Denny has a program that tracks the number of visitors, what they read and how long they stay on her site. She has found there are two types of visitors: People simply seeking recipes, and those who enjoy the interaction of posting comments, sharing recipes and feeling part of the food-blogging community.
She doesn't think that blogs will ever replace the food writing in cookbooks, magazines and newspapers. "They all have their place, but with blogs there's more interaction with people creating the food."

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Denny isn't the only Utahn bitten by the food blog bug. At Blog.josephhall.com, Joseph Hall combined his interests in cooking and computers with the tag line, "Computer geek gone chef and back again."
A graduate of the Atlantic Culinary Academy in Dover, N.H., Hall was often asked for his recipes. "I already had a blogger account, so I decided to post some recipes every so often. It quickly grew, and more recently it's had an emphasis on teaching people how to cook.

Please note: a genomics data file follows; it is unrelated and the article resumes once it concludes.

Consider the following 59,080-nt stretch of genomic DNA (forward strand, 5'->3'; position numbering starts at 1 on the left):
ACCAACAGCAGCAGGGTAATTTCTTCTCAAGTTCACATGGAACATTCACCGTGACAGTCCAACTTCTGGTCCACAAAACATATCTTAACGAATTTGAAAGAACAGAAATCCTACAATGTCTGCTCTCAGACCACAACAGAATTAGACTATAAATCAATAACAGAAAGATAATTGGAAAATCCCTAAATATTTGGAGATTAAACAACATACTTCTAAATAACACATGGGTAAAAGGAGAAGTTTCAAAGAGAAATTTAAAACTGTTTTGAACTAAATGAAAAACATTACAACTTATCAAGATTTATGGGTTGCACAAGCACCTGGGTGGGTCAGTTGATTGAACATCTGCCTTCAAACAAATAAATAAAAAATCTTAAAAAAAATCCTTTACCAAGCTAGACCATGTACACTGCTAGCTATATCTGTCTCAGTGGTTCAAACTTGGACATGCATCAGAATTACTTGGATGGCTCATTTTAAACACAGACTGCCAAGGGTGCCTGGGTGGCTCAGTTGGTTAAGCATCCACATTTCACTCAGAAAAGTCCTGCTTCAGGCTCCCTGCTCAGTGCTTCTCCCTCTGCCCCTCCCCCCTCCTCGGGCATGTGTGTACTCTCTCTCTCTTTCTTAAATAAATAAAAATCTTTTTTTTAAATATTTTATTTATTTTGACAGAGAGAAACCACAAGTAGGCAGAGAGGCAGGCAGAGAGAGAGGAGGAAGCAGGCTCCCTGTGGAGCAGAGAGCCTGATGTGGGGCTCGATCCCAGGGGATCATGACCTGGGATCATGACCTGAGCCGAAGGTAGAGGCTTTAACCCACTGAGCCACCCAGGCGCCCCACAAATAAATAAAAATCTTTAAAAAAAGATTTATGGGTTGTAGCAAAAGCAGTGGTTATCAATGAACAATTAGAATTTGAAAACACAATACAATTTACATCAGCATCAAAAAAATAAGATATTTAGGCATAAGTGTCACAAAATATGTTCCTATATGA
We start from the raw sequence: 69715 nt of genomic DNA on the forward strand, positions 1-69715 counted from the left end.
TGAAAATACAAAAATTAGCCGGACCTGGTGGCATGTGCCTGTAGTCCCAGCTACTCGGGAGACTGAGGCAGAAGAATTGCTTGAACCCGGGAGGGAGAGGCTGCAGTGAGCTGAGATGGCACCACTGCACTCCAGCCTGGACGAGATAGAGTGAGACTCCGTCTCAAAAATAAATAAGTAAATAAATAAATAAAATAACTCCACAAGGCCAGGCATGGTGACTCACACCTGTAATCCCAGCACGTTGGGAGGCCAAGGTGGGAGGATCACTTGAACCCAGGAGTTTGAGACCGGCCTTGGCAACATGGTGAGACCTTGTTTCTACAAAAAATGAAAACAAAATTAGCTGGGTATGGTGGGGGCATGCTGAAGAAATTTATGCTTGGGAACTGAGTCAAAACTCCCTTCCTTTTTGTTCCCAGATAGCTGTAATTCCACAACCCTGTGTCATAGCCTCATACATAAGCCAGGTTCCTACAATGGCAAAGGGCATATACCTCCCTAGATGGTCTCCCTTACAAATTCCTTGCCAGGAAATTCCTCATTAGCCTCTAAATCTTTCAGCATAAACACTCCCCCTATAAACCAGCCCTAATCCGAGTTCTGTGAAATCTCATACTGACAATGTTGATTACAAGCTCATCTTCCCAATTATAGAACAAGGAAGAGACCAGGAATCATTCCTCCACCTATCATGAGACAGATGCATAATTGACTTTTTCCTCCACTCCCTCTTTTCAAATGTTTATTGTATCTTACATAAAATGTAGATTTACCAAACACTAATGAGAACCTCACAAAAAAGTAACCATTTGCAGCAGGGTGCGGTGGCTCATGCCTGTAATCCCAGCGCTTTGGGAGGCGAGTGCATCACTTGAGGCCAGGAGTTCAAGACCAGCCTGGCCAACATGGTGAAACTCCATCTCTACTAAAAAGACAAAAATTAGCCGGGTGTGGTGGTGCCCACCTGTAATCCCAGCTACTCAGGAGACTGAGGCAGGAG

His content includes tutorials, such as how to separate eggs, and commentary called "Recipes: Rules versus Guidelines" on how closely a recipe needs to be followed.
Blogs lead to other writing outlets. With The Julie/Julia Project, Julie Powell chronicled her challenge cooking her way through Julia Child's tome, "Mastering the Art of French Cooking."
Powell became an Internet celebrity and the blog became a book, "Julie and Julia: 365 Days, 524 Recipes and 1 Tiny Apartment" (Little, Brown and Company, $23.95).

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For would-be bloggers, Denny advises: "Be clear about what your goals are. One of the beauties of blogging is that there's no one correct way to do it, but decisions you make at the very beginning are going to partly determine what your site can become. You need to decide whether this site is just for you and a small group of people, or whether you're hoping to attract lots of readers."
If you're starting a blog mainly for fun, there are plenty of free hosting options that are adequate, she said.
"But if you're hoping to create a 'professional' blog, you want a template design with more options, which means more to learn and possibly paying for hosting."
She adds that there are literally millions of abandoned blogs, because people lost interest or didn't have time to keep them going.
"Have fun, but don't forget that there's a lot to learn, and it's very time-consuming to do it well," she said.

E-mail: vphillips@desnews.com